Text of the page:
Joseph Cirincione, Senior Associate

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U.S. and International Editorials About the CTBT

Non-proliferation is a process shaped as much by states’ perceptions as by physical progress in achieving specific goals. If nations believe that, overall, the non-proliferation regime is preventing or constraining the spread of nuclear weapons and reducing global arsenals, they are more willing to participate in the regime and to take some measure of risk to further additional reductions in nuclear dangers. If, however, states perceive a more dangerous, unrestrained, international security situation, they are more likely to hedge their bets, to participate partially, and even to reject regime arrangements in favor of increasing their individual national defense programs.

Before the U.S. Senate’s vote on ratification of the Comprehensive Test Ban Treaty on October 13, many experts warned of the serious consequences treaty rejection would have for international efforts to constrain the spread of nuclear weapons. On the Senate floor, Senator Arlen Specter of Pennsylvania, one of four Republican senators voting in favor of the treaty, told his colleagues, "[This] will be a vote heard around the world to the detriment of the United States."

The Senate ignored these warnings, rejecting treaty ratification, 51 to 48. The international reaction was sharp, immediate and—as Senator Spector and others had predicted—harmful to the reputation of the United States and to prospects for global stability. Russia and China, the two potential nuclear adversaries of the United States, were harshly critical but also pledged to accelerate their nations’ ratification process may ameliorate some of the damage. Conservatives in the United States tend to dismiss most statements from these two nations, however, as posturing or predictable hostility to the U.S. Of greater significance, both for the future of the non-proliferation regime and the possible impact on political opinion in the United States, is the reaction of U.S. allies, friends and other nations that do not possess nuclear weapons. These nations, after all, compose 182 of the 187 states parties to the nuclear Non-Proliferation Treaty. Overall, their reaction was one of shock, dismay and a deepening pessimism for efforts to advance non-proliferation, threat reduction and regional security arrangements around the world.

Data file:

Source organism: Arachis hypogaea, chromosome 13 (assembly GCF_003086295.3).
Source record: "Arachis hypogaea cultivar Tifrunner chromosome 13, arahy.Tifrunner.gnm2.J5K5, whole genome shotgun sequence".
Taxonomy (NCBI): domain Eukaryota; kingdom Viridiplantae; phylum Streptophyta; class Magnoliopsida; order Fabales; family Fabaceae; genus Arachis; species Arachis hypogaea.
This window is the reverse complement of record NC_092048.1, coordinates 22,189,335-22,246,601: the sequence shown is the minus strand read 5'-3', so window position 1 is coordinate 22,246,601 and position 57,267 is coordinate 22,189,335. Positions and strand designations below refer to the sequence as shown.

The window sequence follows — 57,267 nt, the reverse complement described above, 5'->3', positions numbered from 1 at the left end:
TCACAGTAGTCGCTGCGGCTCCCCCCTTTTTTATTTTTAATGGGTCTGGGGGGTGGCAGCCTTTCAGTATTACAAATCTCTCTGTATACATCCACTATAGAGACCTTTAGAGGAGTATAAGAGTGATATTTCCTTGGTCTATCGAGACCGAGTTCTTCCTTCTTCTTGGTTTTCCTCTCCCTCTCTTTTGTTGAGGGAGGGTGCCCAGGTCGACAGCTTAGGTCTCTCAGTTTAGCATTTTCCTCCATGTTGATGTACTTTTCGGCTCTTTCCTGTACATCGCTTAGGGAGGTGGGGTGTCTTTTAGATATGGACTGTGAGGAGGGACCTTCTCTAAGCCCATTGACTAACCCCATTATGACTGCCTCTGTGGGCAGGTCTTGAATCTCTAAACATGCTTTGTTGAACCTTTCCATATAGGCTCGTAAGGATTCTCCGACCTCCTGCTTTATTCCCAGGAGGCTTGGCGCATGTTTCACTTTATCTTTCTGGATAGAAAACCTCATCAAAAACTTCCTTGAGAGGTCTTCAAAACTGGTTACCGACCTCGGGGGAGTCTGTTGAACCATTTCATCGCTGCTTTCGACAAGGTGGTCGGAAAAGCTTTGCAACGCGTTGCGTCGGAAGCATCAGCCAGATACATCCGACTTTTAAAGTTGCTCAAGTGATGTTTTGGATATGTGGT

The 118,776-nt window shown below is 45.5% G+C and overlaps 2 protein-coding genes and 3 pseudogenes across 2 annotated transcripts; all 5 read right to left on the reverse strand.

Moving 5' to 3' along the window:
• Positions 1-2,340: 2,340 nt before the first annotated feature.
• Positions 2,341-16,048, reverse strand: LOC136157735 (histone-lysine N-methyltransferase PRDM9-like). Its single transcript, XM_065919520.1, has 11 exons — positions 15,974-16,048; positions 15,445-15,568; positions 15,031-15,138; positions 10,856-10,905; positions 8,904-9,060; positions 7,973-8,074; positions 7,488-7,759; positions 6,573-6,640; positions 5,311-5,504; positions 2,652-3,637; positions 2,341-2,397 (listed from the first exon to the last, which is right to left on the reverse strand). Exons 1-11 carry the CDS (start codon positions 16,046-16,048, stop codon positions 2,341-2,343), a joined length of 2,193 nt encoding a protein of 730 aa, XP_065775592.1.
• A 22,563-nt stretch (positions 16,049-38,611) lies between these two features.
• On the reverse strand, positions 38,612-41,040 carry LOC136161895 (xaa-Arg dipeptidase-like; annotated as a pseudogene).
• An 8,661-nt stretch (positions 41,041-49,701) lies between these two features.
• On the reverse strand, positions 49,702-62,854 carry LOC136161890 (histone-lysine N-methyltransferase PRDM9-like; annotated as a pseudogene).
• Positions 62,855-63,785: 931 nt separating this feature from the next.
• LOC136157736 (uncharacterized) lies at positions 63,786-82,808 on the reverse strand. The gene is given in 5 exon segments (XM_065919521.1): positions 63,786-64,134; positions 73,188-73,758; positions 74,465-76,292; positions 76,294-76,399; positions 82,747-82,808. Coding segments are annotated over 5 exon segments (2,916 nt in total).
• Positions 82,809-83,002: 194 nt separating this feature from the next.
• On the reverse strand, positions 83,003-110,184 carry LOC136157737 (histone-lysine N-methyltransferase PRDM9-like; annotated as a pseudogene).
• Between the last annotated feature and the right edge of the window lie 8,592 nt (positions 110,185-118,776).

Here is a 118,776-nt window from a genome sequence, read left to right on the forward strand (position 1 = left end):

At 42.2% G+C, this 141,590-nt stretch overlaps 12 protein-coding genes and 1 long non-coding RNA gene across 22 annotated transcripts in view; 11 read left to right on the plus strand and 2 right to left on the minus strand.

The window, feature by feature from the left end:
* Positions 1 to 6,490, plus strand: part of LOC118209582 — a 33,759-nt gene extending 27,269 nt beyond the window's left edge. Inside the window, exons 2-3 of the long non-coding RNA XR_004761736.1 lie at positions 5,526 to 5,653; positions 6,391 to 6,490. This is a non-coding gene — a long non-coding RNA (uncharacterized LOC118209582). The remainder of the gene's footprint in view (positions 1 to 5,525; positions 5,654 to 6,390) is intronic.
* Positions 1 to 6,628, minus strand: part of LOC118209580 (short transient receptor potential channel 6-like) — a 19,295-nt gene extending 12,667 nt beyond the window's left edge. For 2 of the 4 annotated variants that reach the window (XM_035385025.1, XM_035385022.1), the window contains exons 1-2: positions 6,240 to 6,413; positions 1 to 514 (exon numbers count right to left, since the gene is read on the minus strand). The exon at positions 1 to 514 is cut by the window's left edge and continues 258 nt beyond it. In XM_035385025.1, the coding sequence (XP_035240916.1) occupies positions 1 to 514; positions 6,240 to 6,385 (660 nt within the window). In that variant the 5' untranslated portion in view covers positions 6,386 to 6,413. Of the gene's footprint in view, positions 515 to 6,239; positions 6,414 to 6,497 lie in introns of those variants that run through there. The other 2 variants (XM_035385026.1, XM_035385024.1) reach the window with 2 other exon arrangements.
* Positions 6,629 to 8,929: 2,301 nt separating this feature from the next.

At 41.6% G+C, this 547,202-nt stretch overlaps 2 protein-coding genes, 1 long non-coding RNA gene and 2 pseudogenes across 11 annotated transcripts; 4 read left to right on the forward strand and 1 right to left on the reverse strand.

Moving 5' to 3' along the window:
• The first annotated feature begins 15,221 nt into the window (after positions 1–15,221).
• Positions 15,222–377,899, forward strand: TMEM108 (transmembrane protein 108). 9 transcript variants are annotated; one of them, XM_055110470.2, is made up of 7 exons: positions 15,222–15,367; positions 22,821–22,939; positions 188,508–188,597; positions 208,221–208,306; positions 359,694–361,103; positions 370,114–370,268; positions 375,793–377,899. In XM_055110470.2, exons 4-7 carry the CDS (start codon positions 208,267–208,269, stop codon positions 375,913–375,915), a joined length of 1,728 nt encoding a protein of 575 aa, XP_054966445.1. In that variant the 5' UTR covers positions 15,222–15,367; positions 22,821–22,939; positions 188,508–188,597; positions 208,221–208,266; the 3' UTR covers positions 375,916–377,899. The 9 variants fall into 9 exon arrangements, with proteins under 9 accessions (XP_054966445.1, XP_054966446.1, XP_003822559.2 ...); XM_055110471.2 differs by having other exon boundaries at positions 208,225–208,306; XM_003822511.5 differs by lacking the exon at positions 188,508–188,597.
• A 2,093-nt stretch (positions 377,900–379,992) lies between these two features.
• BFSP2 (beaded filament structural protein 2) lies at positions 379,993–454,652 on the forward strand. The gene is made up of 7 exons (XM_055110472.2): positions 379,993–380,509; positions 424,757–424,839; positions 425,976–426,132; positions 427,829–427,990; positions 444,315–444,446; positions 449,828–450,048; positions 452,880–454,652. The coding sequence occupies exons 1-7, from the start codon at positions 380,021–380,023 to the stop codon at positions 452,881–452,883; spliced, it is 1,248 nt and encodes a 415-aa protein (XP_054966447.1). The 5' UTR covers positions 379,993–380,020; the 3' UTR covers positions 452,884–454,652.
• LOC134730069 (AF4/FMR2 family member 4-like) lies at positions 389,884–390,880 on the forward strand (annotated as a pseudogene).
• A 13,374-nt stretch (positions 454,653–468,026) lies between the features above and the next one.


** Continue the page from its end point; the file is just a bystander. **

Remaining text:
The international reaction mirrored the domestic response in the United States. Newspaper editors denounced the Senate action almost universally. The Carnegie Non-Proliferation Project has counted over 100 editorials criticizing the Senate Republican majority’s rejection of the treaty and fewer than five in favor, most noticeably the Wall Street Journal and the Washington Times.

Internationally, many governments, analysts and editors link the rejection of the test ban to the stalemate on the START II treaty and the impending presidential decision on deployment of a national missile defense system, which some fear is a foregone conclusion.

International Assessments

Many countries saw the Senate’s action as part of a disturbing trend. Across the Pacific, Australia’s Sydney Morning Herald summed up the situation:

"The U.S. Senate’s refusal to ratify the CTBT undermines an important element in the global non-proliferation regime. It is doubly serious when considered in the light of renewed U.S. interest in ballistic missile defence systems.

"Should a future Administration take up this option—and it appears to have strong support in the Republican Party—it would almost certainly encourage some nuclear states to refine their arsenals and, in particular, to seek the technical means to overcome any missile defence systems that the U.S. might put in place. This could prove the final blow for the CTBT.